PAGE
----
Wednesday, March 11, 2009

Stone Poetry

'Due to a signal failure at Liverpool Street, there are severe delays on the Central Line. Passengers are advised to seek an alternative route...'

I'm immediately into the London commuters' default mode: one third alert to further announcements, one third calculating alternatives, one third drawing on reserves of patience and fortitude. You'd go nuts otherwise.

Soon, having detrained at Bank, I'm waiting for a 25 bus in Cornhill and taking in the scenery: poetry in grey stone, soaring over the hubbub of office workers hurrying into Pret-a-Manger. Coleridge spent a lot of time figuring how to get here - not to Cornhill, of course but to this state of heightened perception. He should have tried London Transport.

I'm not really commuting, thank goodness. I'm on my way to a lecture on music and film near Chancery Lane. It starts at 1pm and it's already 12.30pm. Bank station is very confusing.

The third Lord Burlington spent a fortune 'Palladianising' his main residence after the Grand Tour, more or less de rigeur for eighteenth century aristocrats. He wasn't to know that a few centuries later anyone could walk into the courtyard off Piccadilly and admire the facade it it cost him hundred of thousands to construct. Not to mention the gilded ceilings with their scenes from the classics. Anyone can go in for free. It's the same story all over London.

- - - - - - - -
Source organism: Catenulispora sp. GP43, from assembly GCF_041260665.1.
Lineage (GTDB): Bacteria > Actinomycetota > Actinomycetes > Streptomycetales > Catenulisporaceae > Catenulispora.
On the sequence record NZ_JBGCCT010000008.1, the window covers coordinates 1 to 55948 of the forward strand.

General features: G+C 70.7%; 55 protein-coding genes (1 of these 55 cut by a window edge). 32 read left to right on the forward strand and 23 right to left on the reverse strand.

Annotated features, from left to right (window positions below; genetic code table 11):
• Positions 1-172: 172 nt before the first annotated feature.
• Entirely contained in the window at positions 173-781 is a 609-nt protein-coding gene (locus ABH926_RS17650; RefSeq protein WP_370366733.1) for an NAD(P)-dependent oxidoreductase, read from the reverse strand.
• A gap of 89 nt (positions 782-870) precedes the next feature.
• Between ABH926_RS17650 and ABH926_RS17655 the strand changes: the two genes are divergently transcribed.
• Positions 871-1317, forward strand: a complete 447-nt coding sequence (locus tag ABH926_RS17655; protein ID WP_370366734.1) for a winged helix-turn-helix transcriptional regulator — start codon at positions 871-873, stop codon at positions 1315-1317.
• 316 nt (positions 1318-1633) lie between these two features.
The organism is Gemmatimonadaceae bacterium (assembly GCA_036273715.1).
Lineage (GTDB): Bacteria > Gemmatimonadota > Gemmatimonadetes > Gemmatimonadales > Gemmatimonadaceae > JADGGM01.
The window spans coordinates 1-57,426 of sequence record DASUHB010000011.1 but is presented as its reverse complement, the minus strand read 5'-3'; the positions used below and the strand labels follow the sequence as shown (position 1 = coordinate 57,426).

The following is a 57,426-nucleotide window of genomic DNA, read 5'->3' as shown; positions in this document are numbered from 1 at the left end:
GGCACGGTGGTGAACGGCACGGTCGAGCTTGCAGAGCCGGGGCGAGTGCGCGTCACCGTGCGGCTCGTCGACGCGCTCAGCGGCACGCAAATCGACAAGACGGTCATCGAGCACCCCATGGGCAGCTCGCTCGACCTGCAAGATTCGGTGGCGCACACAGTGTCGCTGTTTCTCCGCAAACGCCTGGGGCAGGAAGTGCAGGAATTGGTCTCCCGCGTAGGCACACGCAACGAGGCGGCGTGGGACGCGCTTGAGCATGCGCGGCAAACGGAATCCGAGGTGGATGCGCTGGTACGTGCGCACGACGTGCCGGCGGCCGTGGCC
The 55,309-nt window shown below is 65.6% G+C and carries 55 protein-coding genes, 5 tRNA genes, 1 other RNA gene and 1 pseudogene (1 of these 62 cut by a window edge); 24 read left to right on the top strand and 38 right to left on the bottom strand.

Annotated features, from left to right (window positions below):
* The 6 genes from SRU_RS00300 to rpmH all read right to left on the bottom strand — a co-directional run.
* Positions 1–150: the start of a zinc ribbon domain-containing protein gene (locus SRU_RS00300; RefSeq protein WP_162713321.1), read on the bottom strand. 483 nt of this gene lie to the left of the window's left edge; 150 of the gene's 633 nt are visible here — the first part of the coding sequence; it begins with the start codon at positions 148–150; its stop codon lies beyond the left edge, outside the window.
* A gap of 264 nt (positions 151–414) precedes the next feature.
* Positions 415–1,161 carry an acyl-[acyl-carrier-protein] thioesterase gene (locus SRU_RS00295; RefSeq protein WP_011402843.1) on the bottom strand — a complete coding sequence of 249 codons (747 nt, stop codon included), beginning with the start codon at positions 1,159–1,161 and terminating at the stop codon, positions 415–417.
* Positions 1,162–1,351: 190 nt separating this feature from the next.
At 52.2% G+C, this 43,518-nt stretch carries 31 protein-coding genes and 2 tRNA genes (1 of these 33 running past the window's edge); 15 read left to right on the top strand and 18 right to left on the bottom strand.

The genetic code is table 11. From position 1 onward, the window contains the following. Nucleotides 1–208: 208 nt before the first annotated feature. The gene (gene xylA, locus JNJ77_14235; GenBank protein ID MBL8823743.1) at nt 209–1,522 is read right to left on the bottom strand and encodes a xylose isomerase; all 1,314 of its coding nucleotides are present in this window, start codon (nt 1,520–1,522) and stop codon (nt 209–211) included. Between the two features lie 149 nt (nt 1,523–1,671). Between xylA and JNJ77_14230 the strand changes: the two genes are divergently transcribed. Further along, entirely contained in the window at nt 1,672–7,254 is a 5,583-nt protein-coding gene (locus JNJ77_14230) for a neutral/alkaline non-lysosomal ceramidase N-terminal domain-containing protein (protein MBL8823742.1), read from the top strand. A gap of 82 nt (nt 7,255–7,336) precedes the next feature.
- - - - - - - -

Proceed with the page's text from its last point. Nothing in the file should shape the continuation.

Thoughts about the effects of grand architecture were prompted by a talk at the Royal Academy last week, as well as a chapter on statues in a book by a Chinese artist visiting London in the 1930s.

As I admire the Bank of England' decorated pediment and the three statues I can see from the bus stop, I recall a baritone I sometimes hear intoning on Radio 4 :

'I think that I shall never see
A poem lovely as a tree.'

Don't get me wrong, I'm as fond of a nice tree as the next person, but for inspiration I prefer something hand-crafted in grey stone, that doesn't shed its leaves every Winter.

Joyce Kilmer's Tree Poem:

The Chinese traveller in London:

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